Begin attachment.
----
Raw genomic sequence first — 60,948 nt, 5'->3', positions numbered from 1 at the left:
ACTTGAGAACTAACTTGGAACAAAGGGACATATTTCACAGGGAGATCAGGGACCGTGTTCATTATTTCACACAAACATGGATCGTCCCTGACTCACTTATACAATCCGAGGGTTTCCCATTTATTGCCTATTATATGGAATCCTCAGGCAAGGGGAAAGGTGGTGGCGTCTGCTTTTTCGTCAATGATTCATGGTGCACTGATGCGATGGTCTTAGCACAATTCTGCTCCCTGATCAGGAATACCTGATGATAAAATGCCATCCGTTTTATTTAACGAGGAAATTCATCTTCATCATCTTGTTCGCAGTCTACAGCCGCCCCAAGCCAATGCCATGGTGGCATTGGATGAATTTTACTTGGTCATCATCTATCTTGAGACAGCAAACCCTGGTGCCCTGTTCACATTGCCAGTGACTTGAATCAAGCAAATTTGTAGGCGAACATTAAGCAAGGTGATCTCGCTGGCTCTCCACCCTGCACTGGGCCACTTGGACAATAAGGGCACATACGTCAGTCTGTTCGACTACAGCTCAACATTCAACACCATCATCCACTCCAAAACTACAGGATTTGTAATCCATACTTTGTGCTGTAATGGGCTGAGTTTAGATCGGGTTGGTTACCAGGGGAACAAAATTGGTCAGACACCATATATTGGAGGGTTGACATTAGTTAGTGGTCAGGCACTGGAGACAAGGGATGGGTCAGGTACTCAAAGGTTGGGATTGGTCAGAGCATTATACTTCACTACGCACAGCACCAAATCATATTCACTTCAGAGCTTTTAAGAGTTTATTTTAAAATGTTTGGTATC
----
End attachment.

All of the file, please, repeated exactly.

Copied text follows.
Raw genomic sequence first — 60,948 nt, 5'->3', positions numbered from 1 at the left:
ACTTGAGAACTAACTTGGAACAAAGGGACATATTTCACAGGGAGATCAGGGACCGTGTTCATTATTTCACACAAACATGGATCGTCCCTGACTCACTTATACAATCCGAGGGTTTCCCATTTATTGCCTATTATATGGAATCCTCAGGCAAGGGGAAAGGTGGTGGCGTCTGCTTTTTCGTCAATGATTCATGGTGCACTGATGCGATGGTCTTAGCACAATTCTGCTCCCTGATCAGGAATACCTGATGATAAAATGCCATCCGTTTTATTTAACGAGGAAATTCATCTTCATCATCTTGTTCGCAGTCTACAGCCGCCCCAAGCCAATGCCATGGTGGCATTGGATGAATTTTACTTGGTCATCATCTATCTTGAGACAGCAAACCCTGGTGCCCTGTTCACATTGCCAGTGACTTGAATCAAGCAAATTTGTAGGCGAACATTAAGCAAGGTGATCTCGCTGGCTCTCCACCCTGCACTGGGCCACTTGGACAATAAGGGCACATACGTCAGTCTGTTCGACTACAGCTCAACATTCAACACCATCATCCACTCCAAAACTACAGGATTTGTAATCCATACTTTGTGCTGTAATGGGCTGAGTTTAGATCGGGTTGGTTACCAGGGGAACAAAATTGGTCAGACACCATATATTGGAGGGTTGACATTAGTTAGTGGTCAGGCACTGGAGACAAGGGATGGGTCAGGTACTCAAAGGTTGGGATTGGTCAGAGCATTATACTTCACTACGCACAGCACCAAATCATATTCACTTCAGAGCTTTTAAGAGTTTATTTTAAAATGTTTGGTATC